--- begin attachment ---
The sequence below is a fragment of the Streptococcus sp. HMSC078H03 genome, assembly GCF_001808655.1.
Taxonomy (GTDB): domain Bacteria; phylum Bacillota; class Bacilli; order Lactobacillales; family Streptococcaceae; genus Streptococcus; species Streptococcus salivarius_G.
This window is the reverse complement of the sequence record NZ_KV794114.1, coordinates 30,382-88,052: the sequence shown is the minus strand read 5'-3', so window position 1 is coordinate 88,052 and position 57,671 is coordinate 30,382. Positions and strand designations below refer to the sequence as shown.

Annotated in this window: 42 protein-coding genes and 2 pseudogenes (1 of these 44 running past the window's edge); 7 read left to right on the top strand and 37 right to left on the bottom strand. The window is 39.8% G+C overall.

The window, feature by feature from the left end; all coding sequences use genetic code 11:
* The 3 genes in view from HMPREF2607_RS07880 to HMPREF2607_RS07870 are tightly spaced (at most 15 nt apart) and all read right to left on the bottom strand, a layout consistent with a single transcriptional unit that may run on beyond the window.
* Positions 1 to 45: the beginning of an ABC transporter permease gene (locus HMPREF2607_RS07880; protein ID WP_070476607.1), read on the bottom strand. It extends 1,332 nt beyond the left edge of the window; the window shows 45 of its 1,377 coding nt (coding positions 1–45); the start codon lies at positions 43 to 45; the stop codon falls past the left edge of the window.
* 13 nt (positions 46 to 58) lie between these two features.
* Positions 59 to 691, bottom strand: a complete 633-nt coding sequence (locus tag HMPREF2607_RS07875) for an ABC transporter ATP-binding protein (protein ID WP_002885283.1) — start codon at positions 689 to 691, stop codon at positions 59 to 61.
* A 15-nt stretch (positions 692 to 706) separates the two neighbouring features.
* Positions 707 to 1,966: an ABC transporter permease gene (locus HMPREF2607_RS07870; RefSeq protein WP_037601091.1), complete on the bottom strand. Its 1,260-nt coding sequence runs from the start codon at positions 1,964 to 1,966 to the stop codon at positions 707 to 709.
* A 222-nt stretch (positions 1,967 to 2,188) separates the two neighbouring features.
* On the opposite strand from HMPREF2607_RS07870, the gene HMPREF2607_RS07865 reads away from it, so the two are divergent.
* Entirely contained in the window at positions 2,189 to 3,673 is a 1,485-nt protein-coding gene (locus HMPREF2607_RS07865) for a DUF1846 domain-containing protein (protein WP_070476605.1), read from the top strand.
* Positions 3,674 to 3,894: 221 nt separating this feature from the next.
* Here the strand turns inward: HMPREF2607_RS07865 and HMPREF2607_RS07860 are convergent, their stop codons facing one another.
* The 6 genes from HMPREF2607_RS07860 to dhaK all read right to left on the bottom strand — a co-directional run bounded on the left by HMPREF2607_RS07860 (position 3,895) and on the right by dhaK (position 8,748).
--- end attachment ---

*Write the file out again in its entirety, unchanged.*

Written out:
The sequence below is a fragment of the Streptococcus sp. HMSC078H03 genome, assembly GCF_001808655.1.
Taxonomy (GTDB): domain Bacteria; phylum Bacillota; class Bacilli; order Lactobacillales; family Streptococcaceae; genus Streptococcus; species Streptococcus salivarius_G.
This window is the reverse complement of the sequence record NZ_KV794114.1, coordinates 30,382-88,052: the sequence shown is the minus strand read 5'-3', so window position 1 is coordinate 88,052 and position 57,671 is coordinate 30,382. Positions and strand designations below refer to the sequence as shown.

Annotated in this window: 42 protein-coding genes and 2 pseudogenes (1 of these 44 running past the window's edge); 7 read left to right on the top strand and 37 right to left on the bottom strand. The window is 39.8% G+C overall.

The window, feature by feature from the left end; all coding sequences use genetic code 11:
* The 3 genes in view from HMPREF2607_RS07880 to HMPREF2607_RS07870 are tightly spaced (at most 15 nt apart) and all read right to left on the bottom strand, a layout consistent with a single transcriptional unit that may run on beyond the window.
* Positions 1 to 45: the beginning of an ABC transporter permease gene (locus HMPREF2607_RS07880; protein ID WP_070476607.1), read on the bottom strand. It extends 1,332 nt beyond the left edge of the window; the window shows 45 of its 1,377 coding nt (coding positions 1–45); the start codon lies at positions 43 to 45; the stop codon falls past the left edge of the window.
* 13 nt (positions 46 to 58) lie between these two features.
* Positions 59 to 691, bottom strand: a complete 633-nt coding sequence (locus tag HMPREF2607_RS07875) for an ABC transporter ATP-binding protein (protein ID WP_002885283.1) — start codon at positions 689 to 691, stop codon at positions 59 to 61.
* A 15-nt stretch (positions 692 to 706) separates the two neighbouring features.
* Positions 707 to 1,966: an ABC transporter permease gene (locus HMPREF2607_RS07870; RefSeq protein WP_037601091.1), complete on the bottom strand. Its 1,260-nt coding sequence runs from the start codon at positions 1,964 to 1,966 to the stop codon at positions 707 to 709.
* A 222-nt stretch (positions 1,967 to 2,188) separates the two neighbouring features.
* On the opposite strand from HMPREF2607_RS07870, the gene HMPREF2607_RS07865 reads away from it, so the two are divergent.
* Entirely contained in the window at positions 2,189 to 3,673 is a 1,485-nt protein-coding gene (locus HMPREF2607_RS07865) for a DUF1846 domain-containing protein (protein WP_070476605.1), read from the top strand.
* Positions 3,674 to 3,894: 221 nt separating this feature from the next.
* Here the strand turns inward: HMPREF2607_RS07865 and HMPREF2607_RS07860 are convergent, their stop codons facing one another.
* The 6 genes from HMPREF2607_RS07860 to dhaK all read right to left on the bottom strand — a co-directional run bounded on the left by HMPREF2607_RS07860 (position 3,895) and on the right by dhaK (position 8,748).